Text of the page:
Offshore Oil and Gas Sector Dying After Historic 300% Oil Price Crash

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The offshore drilling market is set to be one of the worst-hit in the oil price crash and demand collapse, as companies are reassessing drilling programs and canceling or halting offshore contracts, IHS Markit said in its latest Offshore Marine Monthly analysis on Monday.

Demand for offshore supply vessels (OSV) is expected to take a hit in the coming months, as exploration and production (E&P) companies, big and small, rushed to cut capital expenditures (capex) following the double whammy of the oil price crash and the coronavirus pandemic, Richard Sanchez, Senior Marine Analyst at IHS Markit, said on Monday.

“E&P companies operating in the US Gulf have been historically quick to respond to falling oil prices. As offshore drilling rigs are idled and contracts are terminated early, excess capacity in the OSV spot market will grow, which puts downward pressure on day rates,” Sanchez added.

According to IHS Markit, more offshore drilling programs will be deferred, halted, or even outright canceled in the coming months amid the unprecedented global oil glut.

Westwood Global Energy Group also believes that the offshore drilling market faces tough times ahead. A month ago, Terry Childs, Head of Westwood’s RigLogix offshore rig intelligence service, said that “the number of idle rigs will increase substantially in short order.”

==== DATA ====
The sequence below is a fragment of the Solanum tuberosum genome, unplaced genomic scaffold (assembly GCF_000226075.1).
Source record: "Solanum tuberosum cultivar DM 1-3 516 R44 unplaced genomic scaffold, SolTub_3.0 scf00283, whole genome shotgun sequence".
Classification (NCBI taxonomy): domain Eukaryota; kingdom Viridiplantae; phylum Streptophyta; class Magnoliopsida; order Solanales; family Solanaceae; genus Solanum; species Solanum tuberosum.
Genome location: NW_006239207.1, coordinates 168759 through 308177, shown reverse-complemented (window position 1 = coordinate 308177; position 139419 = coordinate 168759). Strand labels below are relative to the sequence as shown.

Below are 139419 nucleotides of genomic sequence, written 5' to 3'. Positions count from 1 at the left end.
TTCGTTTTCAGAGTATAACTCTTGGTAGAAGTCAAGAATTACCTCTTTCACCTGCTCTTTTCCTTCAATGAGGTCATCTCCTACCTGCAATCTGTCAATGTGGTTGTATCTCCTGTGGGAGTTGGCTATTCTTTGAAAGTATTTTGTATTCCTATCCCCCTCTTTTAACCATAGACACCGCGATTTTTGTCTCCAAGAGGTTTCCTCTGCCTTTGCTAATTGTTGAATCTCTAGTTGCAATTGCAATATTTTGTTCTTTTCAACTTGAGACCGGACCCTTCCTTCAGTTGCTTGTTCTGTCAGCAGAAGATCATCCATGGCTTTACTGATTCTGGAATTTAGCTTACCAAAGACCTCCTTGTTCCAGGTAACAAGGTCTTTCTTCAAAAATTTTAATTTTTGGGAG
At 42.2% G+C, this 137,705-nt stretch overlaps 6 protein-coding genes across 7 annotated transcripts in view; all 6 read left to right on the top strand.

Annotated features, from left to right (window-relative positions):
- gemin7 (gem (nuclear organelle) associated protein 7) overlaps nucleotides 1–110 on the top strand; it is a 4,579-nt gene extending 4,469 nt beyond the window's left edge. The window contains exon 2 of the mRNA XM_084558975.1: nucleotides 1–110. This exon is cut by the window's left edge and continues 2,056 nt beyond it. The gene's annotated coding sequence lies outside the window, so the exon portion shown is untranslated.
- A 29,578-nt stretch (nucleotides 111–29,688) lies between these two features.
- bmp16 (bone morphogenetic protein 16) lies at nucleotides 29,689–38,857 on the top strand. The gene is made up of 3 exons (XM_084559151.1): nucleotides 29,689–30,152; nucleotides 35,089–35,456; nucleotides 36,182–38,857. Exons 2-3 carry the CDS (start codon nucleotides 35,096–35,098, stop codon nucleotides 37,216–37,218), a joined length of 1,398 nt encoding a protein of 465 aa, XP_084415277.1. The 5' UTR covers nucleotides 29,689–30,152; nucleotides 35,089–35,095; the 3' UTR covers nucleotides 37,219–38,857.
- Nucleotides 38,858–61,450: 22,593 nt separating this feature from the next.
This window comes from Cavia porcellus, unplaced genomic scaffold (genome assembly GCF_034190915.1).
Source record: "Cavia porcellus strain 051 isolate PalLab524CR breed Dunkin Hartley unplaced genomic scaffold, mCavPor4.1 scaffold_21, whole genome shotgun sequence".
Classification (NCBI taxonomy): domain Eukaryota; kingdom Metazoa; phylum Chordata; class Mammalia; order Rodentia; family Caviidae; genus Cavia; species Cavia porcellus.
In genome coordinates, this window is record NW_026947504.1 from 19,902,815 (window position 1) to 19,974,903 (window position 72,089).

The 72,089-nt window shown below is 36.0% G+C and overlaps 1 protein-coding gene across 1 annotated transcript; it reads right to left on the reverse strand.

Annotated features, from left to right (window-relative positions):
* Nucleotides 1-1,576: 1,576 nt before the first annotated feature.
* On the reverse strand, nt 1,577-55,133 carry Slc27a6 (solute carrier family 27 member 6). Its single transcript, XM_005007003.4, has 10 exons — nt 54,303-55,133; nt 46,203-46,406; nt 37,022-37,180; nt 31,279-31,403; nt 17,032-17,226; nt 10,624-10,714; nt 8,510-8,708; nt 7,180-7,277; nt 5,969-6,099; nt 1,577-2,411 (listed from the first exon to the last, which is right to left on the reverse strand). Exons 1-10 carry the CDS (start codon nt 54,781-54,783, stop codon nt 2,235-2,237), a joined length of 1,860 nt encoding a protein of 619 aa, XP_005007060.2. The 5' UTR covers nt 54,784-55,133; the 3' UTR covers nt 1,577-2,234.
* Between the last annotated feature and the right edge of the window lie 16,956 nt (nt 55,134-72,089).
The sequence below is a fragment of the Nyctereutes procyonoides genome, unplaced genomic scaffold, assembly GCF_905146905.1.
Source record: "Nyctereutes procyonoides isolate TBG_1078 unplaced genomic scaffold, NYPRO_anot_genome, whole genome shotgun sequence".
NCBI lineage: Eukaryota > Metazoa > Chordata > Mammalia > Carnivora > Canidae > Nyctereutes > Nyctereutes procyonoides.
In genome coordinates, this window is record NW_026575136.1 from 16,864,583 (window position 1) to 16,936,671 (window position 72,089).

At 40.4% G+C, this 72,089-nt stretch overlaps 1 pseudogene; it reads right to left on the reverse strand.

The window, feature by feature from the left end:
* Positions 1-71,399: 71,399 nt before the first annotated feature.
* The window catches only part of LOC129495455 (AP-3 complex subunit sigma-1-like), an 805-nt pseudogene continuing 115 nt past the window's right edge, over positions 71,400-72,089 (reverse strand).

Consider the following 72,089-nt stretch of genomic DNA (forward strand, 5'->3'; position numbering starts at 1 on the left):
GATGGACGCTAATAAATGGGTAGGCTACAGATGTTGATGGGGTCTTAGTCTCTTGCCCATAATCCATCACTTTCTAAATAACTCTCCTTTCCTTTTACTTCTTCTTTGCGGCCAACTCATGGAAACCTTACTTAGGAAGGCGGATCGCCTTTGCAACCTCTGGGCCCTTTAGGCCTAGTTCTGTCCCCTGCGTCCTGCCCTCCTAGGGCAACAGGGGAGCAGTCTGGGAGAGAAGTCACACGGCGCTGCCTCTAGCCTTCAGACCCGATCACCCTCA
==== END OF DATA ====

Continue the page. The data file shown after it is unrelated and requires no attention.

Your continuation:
“Assuming low oil prices and COVID-19 continue in the coming months, the number of rigs going idle will be a key metric. Contracts where options are not exercised, delays to currently planned programs, and Force Majeure declarations and other contract termination options will all result in idle rigs.”

The price crash could lead to companies deferring as much as $131 billion worth of oil and gas projects slated for approval in 2020, Rystad Energy said in March.

Earlier this month, Rystad Energy said in an impact analysis that offshore drillers would see up to 10 percent of their contract volumes canceled this year and next, representing a combined loss of revenue of about $3 billion. According to the independent energy research firm, even the big offshore drillers could face financial challenges and may need restructuring.

“Now, in the infancy of a new downturn, a market that was only beginning to return to a healthy level of contracting activity, contract volumes and dayrates has seen its hopes crushed,” said Rystad Energy’s Head of Offshore Rig Market Services Oddmund Føre.

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